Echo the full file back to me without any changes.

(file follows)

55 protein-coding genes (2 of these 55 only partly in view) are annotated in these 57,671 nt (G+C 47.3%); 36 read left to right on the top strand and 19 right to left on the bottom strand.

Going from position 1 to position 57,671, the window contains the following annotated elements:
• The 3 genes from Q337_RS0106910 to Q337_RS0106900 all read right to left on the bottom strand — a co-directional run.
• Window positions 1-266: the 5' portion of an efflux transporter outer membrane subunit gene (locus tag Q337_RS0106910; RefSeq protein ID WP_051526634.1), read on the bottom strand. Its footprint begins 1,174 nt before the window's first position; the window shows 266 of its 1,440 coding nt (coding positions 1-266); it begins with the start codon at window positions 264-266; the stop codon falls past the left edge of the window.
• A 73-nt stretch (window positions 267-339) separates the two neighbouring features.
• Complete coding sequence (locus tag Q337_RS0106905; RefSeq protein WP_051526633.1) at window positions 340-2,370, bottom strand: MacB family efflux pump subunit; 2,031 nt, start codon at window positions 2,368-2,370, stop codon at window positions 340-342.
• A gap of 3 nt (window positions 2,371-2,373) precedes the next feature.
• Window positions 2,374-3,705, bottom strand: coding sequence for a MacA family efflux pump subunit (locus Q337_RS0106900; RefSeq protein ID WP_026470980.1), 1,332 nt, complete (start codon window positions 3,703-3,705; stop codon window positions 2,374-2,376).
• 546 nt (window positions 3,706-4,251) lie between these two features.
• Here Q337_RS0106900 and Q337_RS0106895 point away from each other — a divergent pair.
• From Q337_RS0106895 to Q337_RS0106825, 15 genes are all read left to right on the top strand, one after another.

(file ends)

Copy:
55 protein-coding genes (2 of these 55 only partly in view) are annotated in these 57,671 nt (G+C 47.3%); 36 read left to right on the top strand and 19 right to left on the bottom strand.

Going from position 1 to position 57,671, the window contains the following annotated elements:
• The 3 genes from Q337_RS0106910 to Q337_RS0106900 all read right to left on the bottom strand — a co-directional run.
• Window positions 1-266: the 5' portion of an efflux transporter outer membrane subunit gene (locus tag Q337_RS0106910; RefSeq protein ID WP_051526634.1), read on the bottom strand. Its footprint begins 1,174 nt before the window's first position; the window shows 266 of its 1,440 coding nt (coding positions 1-266); it begins with the start codon at window positions 264-266; the stop codon falls past the left edge of the window.
• A 73-nt stretch (window positions 267-339) separates the two neighbouring features.
• Complete coding sequence (locus tag Q337_RS0106905; RefSeq protein WP_051526633.1) at window positions 340-2,370, bottom strand: MacB family efflux pump subunit; 2,031 nt, start codon at window positions 2,368-2,370, stop codon at window positions 340-342.
• A gap of 3 nt (window positions 2,371-2,373) precedes the next feature.
• Window positions 2,374-3,705, bottom strand: coding sequence for a MacA family efflux pump subunit (locus Q337_RS0106900; RefSeq protein ID WP_026470980.1), 1,332 nt, complete (start codon window positions 3,703-3,705; stop codon window positions 2,374-2,376).
• 546 nt (window positions 3,706-4,251) lie between these two features.
• Here Q337_RS0106900 and Q337_RS0106895 point away from each other — a divergent pair.
• From Q337_RS0106895 to Q337_RS0106825, 15 genes are all read left to right on the top strand, one after another.